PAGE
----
This being the time of year for vacations, I thought of a family vacation trip we made to Canada from Kentucky. It’s likely all of us has a vacation story. I mean, funny things happen and then there are some not so funny things.
For me, at least for now, vacations are just memories. With gas prices the way they are, I’m sticking closer to home. Remembering vacations is all I plan to do this year.
I’ll share my story with you. Be warned though, this is a long one, but I think you’ll be entertained.
If you’d like to share your vacation memories, I’d love to hear them. Send them to me or post them here.
I was seventeen years old and fresh out of high school. My family and I were planning a vacation trip to Canada with friends. For my father and his friend, it would be a fishing trip. For the rest of our family, it was a camping trip, a trip to discover another world outside our farm.
The family we were to travel with was Hershel and Vena Miller. Their children, Vickie, Eva and Ricky all were close in age to my siblings and me. My siblings are Danny, my older brother by one year and a day, Paulene, my younger sister by one year and 10 days and my baby brother, Cecil Jr who is seven years younger than I am.
The year was 1973 and it was early June.
The day we were to leave was full of hectic activity. The cooking utensils, food, clothing and supplies had to be packed, not to mention the camping and fishing equipment.
This trip was in no way to be normal. There were two vehicles going. The first was a Cadillac. You know the kind, a big long rectangular shaped thing. Hershel and Vena drove the Cadillac. I climbed into the backseat with their son. Neither one of us had a crush on the other, nothing on our minds other than the ride, because the other vehicle was a Ford ton cattle truck with racks and a tarp cover on top.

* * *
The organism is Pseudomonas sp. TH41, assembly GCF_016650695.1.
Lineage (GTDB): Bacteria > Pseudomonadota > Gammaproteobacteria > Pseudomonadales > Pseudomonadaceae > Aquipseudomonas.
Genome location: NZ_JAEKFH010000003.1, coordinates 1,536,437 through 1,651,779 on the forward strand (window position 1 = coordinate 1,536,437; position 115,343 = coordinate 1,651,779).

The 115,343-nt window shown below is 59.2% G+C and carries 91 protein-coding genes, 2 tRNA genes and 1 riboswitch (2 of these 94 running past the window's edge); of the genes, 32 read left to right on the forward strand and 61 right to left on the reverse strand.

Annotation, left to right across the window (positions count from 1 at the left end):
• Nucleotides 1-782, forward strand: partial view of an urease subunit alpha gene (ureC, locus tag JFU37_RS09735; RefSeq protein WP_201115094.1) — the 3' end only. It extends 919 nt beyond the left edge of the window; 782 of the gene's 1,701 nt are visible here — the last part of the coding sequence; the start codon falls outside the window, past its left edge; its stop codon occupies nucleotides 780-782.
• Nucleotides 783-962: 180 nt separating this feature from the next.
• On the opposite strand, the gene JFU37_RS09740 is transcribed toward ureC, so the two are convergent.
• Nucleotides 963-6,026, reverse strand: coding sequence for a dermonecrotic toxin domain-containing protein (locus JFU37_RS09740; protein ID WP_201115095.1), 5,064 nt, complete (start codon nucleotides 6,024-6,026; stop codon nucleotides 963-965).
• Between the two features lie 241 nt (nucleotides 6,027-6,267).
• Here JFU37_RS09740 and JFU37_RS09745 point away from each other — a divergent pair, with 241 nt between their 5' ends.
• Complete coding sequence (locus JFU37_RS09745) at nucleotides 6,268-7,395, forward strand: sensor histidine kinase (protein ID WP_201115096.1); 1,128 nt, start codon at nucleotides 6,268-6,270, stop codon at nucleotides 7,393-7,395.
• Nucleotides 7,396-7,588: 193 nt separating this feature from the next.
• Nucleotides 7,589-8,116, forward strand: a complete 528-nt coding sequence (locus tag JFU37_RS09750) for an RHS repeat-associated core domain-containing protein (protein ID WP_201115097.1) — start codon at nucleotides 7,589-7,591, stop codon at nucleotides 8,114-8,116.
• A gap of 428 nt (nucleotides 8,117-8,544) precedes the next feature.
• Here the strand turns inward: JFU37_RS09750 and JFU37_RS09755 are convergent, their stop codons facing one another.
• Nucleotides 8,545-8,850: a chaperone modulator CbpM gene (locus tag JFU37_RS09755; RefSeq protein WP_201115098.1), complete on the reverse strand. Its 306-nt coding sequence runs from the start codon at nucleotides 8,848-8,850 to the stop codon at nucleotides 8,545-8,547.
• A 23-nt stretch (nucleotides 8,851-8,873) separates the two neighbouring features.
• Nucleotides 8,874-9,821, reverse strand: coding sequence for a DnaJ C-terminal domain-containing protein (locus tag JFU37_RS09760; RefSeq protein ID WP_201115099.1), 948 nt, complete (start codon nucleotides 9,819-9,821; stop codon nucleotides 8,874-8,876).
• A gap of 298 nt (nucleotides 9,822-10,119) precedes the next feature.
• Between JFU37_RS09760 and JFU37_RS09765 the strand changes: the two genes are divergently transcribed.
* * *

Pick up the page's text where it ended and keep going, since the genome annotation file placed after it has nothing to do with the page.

The second vehicle-the cattle truck- was loaded down with our supplies. A boat, placed in the back of the truck had to be contended with by those not lucky enough to ride in the cab of the truck or in the Cadillac.
I really do not know anymore about the ride in the cattle truck. Nevertheless, from what I understand it was fun and exciting. I suppose I am too much of a girl to enjoy being in the back of a truck traveling from Kentucky to Canada.
The small johnboat was loaded into the back of the truck and those in the back of the truck, rode in the boat. If they took a nap, they slept in the boat; if they ate, they ate in the boat.
Vickie, Eva and Paulene were more tomboyish than I ever thought about being. They laughed, talked, sang and played in the boat and enjoyed the ride. Ricky and I enjoyed our trip in a different way, riding in style. Now that was fun. We too laughed and sang, but we sang along with a radio.
Hershel and Ricky both always wore cowboy hats. At one point, we stopped to take a break and Ricky reached up behind me to retrieve his hat. The gang in the cattle truck already exited chose only to see Ricky’s arm go around me. They broke out in laughter and all we heard were their insinuating comments.
We were around the Detroit Michigan area when the two vehicles separated. My dad who was driving the truck and was in front of our car, decided to take an exit. It was the wrong one. We waved franticly to get their attention but they thought we were just being extra friendly and waved back too us. Later they told us that they wondered why, after driving all that way, we were waving at them. It was too late when the realization hit them. Hershel who did not take that exit, pulled over into the emergency lane to wait for him to find his way back to where we were.